Random ramblings of a mind damaged by years of disuse and abuse. Also a place to go to be bored to tears.
The Random Cartoon
Words to live by...
"How beautiful it is to do nothing, and to rest afterward."
(The right to looseness has been officially given)
By the way... there's a crossword at the bottom of this page
Wednesday, January 19, 2011
Rip but don't scratch
It's time for a rant. I have been ripping some music from a friend's CD music collection. I have run into two problems while doing this.
1. Homemade CD's often cannot be "populated" with valid information. They show up as "Track 1" and so on rather than identified by the title of the song. It's frustrating. If you rip from an original CD, the info is available and most music ripper software will find the information from the internet and insert it into the MP3 tag area. But with a homemade CD, that is not always the case unless the person ripped the original CD to MP3 format on his/her hard drive and then made the new CD from that.
2. People apparently poorly treat their CDs. I found this out when Faye couldn't get her DVD/CD drive to open and release the CD in it. Even using a straightened paper clip to manually open the drive. I had to shut her machine down in order for that to work. Even then I had to pry the CD drive' CD carrier out. This was a commercially made CD, one of 5 covering the Billboard top tens from 1957 through 1961.
The CD causing the problem had fingerprints (notably one BIG thumbprint) on the data area (shiny side) and some gummy substance on the non-reflective side. After cleaning the disc, it worked fine. But then I started checking play on the songs I had been ripping onto my hard drive. Playback on some were poor (jumping and skipping) and had to be re-ripped.
I was taught how to handle records by my father. He was meticulous in how they should be treated. He had a small collection of LP's, albums, and 78 RPM singles from the 40's. If you are old enough to recall records, you know they came in cardboard like covers and also had paper sleeves to protect them from damage. One end of the record cover was open, the record went into the paper sleeve and then into the cover. Most people I ran into later in life would use the sleeve as a liner, matching up its open end with the album cover's open end. My father did it differently. He would put the record in the sleeve, turn it so the sleeve opening was lined up with the top edge of the album cover and slide it in that way. He did this to prevent a record from accidentally sliding out while handling the album. Early training made that a habit for me also. Thus, I always knew when a roommate had been into my albums.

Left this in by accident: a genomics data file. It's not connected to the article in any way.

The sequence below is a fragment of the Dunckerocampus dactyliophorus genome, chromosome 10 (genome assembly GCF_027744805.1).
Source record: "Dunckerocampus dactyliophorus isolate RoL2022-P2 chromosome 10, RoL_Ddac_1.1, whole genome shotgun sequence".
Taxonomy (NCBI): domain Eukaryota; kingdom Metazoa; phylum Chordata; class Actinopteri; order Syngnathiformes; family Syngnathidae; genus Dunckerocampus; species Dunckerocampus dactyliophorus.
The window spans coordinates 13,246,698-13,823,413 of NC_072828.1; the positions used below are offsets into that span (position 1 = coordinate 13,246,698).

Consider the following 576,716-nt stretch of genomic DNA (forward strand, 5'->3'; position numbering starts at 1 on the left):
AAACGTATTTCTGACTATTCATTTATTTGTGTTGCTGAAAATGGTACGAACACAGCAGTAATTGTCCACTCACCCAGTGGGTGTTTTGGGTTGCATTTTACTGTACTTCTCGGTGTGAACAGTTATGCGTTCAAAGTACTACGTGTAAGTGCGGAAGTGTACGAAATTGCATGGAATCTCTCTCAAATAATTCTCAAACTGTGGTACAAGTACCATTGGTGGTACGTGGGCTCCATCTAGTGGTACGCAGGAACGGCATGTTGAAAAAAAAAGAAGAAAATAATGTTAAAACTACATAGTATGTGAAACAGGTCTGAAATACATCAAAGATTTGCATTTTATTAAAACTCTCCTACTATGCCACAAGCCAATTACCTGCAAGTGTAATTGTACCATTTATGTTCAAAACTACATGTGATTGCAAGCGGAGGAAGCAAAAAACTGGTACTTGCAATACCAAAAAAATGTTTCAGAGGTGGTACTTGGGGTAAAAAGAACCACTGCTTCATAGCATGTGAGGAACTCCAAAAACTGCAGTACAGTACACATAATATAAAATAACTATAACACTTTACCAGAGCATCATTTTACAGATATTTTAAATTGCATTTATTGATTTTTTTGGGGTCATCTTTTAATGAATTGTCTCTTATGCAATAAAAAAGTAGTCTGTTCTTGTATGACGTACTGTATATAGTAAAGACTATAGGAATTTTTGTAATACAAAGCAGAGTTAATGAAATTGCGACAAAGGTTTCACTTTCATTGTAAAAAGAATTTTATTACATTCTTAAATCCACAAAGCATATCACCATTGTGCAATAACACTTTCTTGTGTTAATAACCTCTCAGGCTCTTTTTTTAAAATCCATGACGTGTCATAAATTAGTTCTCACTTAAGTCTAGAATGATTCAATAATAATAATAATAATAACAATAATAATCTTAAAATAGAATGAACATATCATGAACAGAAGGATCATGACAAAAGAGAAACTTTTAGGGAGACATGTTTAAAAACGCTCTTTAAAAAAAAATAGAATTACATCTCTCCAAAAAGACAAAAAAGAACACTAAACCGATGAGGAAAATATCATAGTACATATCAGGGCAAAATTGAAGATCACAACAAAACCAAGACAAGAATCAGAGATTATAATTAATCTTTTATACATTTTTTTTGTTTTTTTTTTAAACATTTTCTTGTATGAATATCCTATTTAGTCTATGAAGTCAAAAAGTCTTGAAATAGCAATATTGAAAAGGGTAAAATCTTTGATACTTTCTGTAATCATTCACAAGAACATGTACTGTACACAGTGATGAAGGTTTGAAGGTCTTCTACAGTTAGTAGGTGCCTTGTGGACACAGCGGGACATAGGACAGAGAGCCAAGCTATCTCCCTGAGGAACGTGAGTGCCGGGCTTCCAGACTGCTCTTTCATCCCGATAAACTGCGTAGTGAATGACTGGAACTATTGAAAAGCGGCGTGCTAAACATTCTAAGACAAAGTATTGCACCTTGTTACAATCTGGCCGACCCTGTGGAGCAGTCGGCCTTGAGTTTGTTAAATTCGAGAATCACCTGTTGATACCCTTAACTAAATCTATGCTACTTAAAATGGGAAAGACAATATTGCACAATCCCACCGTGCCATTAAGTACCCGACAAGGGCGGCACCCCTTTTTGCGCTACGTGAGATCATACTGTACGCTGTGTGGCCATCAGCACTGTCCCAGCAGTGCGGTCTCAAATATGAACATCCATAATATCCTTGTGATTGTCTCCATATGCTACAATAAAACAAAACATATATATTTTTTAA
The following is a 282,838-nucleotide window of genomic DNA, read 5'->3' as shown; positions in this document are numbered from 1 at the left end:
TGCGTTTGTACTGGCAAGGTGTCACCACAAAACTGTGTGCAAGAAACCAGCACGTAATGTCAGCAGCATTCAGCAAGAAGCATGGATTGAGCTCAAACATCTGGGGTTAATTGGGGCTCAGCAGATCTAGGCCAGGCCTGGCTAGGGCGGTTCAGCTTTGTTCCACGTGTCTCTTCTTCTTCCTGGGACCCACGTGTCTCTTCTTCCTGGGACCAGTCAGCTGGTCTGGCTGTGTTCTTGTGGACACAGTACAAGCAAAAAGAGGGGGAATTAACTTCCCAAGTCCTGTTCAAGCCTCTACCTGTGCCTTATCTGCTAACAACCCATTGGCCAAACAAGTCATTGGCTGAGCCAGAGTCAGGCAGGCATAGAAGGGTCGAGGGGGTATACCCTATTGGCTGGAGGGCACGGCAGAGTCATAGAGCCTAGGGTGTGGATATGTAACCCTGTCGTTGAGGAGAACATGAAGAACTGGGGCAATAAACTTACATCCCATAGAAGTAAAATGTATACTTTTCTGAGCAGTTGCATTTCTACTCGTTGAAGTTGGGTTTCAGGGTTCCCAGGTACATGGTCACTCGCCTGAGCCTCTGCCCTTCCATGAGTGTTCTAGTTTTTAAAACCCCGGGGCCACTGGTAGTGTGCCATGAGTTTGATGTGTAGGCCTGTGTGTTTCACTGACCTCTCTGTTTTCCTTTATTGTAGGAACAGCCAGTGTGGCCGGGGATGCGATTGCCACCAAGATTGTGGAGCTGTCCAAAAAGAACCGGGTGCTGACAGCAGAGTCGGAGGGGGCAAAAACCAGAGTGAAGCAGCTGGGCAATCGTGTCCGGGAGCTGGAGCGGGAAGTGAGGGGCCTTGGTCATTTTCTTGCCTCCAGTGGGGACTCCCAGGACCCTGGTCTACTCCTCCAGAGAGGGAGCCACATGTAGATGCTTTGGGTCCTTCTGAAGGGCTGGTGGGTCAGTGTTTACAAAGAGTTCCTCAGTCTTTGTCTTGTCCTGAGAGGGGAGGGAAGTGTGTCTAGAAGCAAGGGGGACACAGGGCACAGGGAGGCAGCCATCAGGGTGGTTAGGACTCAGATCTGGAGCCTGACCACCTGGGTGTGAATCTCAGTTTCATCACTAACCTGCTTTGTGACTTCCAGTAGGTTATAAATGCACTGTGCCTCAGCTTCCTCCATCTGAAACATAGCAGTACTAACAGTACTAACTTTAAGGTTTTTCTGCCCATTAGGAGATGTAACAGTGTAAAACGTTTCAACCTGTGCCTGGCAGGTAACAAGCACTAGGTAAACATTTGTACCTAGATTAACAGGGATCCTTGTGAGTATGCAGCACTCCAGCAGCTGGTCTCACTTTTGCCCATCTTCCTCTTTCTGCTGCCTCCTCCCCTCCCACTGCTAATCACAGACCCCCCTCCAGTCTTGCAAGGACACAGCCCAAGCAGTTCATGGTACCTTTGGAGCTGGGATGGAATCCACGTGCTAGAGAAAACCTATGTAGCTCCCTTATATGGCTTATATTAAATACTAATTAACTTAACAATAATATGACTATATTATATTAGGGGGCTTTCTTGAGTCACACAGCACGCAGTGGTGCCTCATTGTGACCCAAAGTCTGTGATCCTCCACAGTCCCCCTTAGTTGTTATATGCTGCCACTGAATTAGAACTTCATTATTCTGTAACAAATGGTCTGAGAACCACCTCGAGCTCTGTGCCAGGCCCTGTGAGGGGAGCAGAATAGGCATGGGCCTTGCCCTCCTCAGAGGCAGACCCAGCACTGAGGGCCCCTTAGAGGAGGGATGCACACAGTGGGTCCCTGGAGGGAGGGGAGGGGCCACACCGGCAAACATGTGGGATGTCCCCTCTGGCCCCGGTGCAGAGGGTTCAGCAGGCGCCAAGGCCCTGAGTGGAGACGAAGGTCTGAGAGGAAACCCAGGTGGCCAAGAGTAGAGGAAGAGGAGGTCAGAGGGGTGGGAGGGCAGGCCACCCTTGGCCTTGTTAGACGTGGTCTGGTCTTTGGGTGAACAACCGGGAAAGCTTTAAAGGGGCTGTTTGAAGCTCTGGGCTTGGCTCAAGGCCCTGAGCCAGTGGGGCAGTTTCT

We have a couple of problems with CD discs. One is that some people do not realize that the shiny, reflective, side is the one that holds the music data. They put the CD shiny side down on desks and other other surfaces, greatly increasing the risk of scratches. The other is putting their fingers on that shiny surface, leaving behind oils (in the form of fingerprints) and anything that happens to be on their fingers. Cleaning that surface can be done with a soft cloth or even a paper towel if you are careful. I don't use alcohol as a cleaner, just my breath like I do eyeglass lenses. That seems sufficient for most fingerprint problems. One should only touch the edge, the rim of the disc, when picking it up.
Be kind to your CDs. Treat them with care and they will last a very long time.